Anatomy of the Shark


Anatomy of the Shark

the dogfish shark, Squalus acanthias.

The dogfish is a small predator that occurs along both coasts of the Atlantic Ocean.

This shark has internal fertilization, with the eggs being retained in the mother during their development (ovoviviparous). The young are then born live. The dogfish has the longest gestation period of any of the sharks, extending for 16 – 20 months. Usually two to six pups are born per litter and will measure approximately six inches long.

The terms to be covered during the examination of external anatomy include:

1. Spiracle: modified gill slit for water intake to mouth and gills

2. Lateral line:

3. Gill slits: sensory cells that pick up vibration in water from over a

600 yard distance!!! water passes over gills and respiration occurs

4. Anterior dorsal fin: bears spine for protection from enemies

5. Posterior dorsal fin: bears spine for protection from enemies

6. Caudal fin: drives shark forward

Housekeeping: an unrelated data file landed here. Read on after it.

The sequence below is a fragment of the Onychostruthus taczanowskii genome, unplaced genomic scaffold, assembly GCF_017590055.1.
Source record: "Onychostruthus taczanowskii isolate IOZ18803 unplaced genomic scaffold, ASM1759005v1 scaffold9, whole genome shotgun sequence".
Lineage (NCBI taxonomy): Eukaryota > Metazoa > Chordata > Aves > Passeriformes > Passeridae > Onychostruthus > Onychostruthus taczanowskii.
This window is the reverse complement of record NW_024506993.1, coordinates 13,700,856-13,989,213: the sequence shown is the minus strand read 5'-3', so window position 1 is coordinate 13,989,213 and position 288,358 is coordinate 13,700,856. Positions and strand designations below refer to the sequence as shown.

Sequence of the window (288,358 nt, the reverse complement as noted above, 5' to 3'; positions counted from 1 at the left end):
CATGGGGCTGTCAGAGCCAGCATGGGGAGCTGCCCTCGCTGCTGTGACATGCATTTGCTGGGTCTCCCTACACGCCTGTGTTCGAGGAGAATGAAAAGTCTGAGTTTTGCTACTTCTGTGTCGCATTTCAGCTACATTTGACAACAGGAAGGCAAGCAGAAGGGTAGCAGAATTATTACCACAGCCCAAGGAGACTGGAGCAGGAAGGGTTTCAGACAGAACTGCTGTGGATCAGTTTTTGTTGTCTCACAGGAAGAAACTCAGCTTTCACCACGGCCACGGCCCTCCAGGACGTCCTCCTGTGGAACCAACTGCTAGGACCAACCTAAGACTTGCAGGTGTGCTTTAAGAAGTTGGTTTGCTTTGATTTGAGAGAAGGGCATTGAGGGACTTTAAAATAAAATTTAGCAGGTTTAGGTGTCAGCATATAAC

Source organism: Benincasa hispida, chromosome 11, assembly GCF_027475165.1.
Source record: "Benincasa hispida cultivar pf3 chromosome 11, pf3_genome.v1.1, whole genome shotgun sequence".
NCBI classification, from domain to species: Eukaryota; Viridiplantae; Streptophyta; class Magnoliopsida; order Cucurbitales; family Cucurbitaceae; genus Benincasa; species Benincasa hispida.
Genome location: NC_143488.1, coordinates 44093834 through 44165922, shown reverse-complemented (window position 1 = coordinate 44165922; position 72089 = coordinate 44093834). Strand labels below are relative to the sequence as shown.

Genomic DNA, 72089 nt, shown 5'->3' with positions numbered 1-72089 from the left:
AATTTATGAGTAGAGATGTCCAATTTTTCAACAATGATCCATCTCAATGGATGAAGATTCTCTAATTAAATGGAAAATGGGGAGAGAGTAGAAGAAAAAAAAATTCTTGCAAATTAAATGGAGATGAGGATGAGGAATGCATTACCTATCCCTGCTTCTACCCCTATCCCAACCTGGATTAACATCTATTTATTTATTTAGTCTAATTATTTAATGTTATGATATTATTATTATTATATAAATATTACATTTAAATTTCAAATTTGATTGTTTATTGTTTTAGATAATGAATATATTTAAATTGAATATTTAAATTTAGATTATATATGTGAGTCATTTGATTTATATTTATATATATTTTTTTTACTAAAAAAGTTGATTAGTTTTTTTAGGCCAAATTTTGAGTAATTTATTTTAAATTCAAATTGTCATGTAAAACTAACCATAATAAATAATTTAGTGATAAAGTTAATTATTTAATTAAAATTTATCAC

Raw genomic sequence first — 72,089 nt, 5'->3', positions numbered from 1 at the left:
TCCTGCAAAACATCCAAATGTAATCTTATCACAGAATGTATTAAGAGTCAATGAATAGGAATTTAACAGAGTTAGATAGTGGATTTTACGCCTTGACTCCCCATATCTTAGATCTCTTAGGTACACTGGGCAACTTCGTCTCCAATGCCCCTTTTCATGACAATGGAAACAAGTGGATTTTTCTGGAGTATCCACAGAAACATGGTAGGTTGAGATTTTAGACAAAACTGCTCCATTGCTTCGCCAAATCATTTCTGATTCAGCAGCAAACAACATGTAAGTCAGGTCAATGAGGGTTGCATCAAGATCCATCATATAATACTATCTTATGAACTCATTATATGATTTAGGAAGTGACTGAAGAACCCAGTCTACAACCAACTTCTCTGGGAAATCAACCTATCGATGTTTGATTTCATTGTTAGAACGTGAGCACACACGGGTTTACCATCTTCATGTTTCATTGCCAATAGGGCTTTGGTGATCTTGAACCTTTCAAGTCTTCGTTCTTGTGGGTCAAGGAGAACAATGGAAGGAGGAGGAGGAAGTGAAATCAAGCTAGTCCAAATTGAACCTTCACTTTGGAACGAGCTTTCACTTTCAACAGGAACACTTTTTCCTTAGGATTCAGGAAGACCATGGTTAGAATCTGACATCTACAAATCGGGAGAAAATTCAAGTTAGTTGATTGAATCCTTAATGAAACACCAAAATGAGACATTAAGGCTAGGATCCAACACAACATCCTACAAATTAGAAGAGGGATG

7. Pectoral fin:

8. Pelvic fin:

9. Clasper:

10. Mouth:

11. Nostrils:

12. Ampullae: swimming and steering swimming and steering if specimen is a male, these fingerlike extensions of the pelvic fin will be used to transfer sperm to the female during mating. note ventral location paired nostrils for olfactory sense can detect blood from a distance of ¼ mile. (one part blood in 100 million parts of water) tiny pores in the face for picking up electric fields in the water to help guide the shark and locate prey at minimal distances.

Placoid Scales: Dermal denticles of the shark’s skin with a similar structure to teeth – gives a sandpaper feel. You will have the opportunity to feel this later.